Observers did not note that the rebellion by the regions was a direct response to deliberate persecution by Kiev. In the beginning after the overthrow of Viktor Yanukovych there was a bid to repeal the law that made Russian the country's second official language, but this was never enacted. On the contrary everything indicates that the "uprising" in Crimea and then in the Russian-speaking regions in the east in April was the work of a well organised activist minority supported by external forces.

As for xenophobic, anti-Semitic or extremist action on the part of the new authorities in Kiev - these are arguments used by Moscow's propaganda - observers noted anti-Semitic action in the east of Ukraine (threatening flyers distributed against the Jewish communities in Donetsk).
This aspect of the situation is closely monitored, including in the west of Ukraine - not only by the OSCE mission but also by the executive structures of the organisation like the representative for the freedom of the media (Ms Dunja Mijatovic - Bosniak) and the High Commissioner for National Minorities (Ms Astrid Thors - Finnish). These latter have been to Crimea - at least at the beginning of the crisis and said they were extremely concerned about restrictions being made to the freedom of the press and regarding the Tatar community. Rabbi Andrew Baker, the OSCE representative for the fight to counter anti-Semitism has just made a report relativising the accusations of anti-Semitism in Ukraine.

4. Who were the observers kidnapped in the east of Ukraine?



They are military observers who are in Ukraine in a different capacity from the special monitoring mission of which I have just spoken. They were invited by the Ukrainian government in view of the "Vienna Document" on measures of confidence and security, to monitor the military situation. It is a team of military observers (7 German soldiers and one Dane and their Ukrainian aides) who have been captured and retained as hostages in Slavyansk by pro-Russian separatists. They were released on 3rd May. .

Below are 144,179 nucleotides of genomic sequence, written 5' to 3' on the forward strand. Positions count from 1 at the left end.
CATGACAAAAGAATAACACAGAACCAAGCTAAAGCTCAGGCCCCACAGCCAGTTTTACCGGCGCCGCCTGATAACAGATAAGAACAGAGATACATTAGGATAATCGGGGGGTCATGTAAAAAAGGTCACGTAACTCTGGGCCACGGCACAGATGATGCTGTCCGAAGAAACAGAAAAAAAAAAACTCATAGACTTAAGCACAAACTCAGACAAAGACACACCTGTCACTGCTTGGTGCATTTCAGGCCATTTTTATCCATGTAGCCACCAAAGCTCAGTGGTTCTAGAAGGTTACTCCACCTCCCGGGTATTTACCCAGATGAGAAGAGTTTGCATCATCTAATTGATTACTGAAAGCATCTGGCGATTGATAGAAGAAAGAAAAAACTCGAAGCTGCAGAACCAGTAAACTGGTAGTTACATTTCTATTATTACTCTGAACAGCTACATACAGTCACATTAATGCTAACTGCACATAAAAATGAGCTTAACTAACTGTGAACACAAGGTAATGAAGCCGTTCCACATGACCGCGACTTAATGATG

5. How would you qualify the situation in Ukraine right now?



Unstable. The 'taking' of Crimea by Russia, then the organised uprising in the Russian-speaking regions is undermining the country's political stability, which is facing many other challenges (economic difficulties, structural obstacles, corruption, the poor state of public finances, the gas dispute with Russia). The West's goal, that of the US, the EU, the international financial institutions is to stabilise the situation, to help Ukraine to make the political transition a success, likewise the presidential election, to launch national dialogue to enable constitutional reform that is accepted by all, to enable this country to modernise, to open up and reform, for its inhabitants to live in peace and to improve their material situation - which is their basic desire - whatever their origins.

6. Just as there is an escalation between Moscow and Kiev and a solution to the crisis does not yet seem to have been found what role can the OSCE play? Is it a more credible mediator than the UN in this conflict?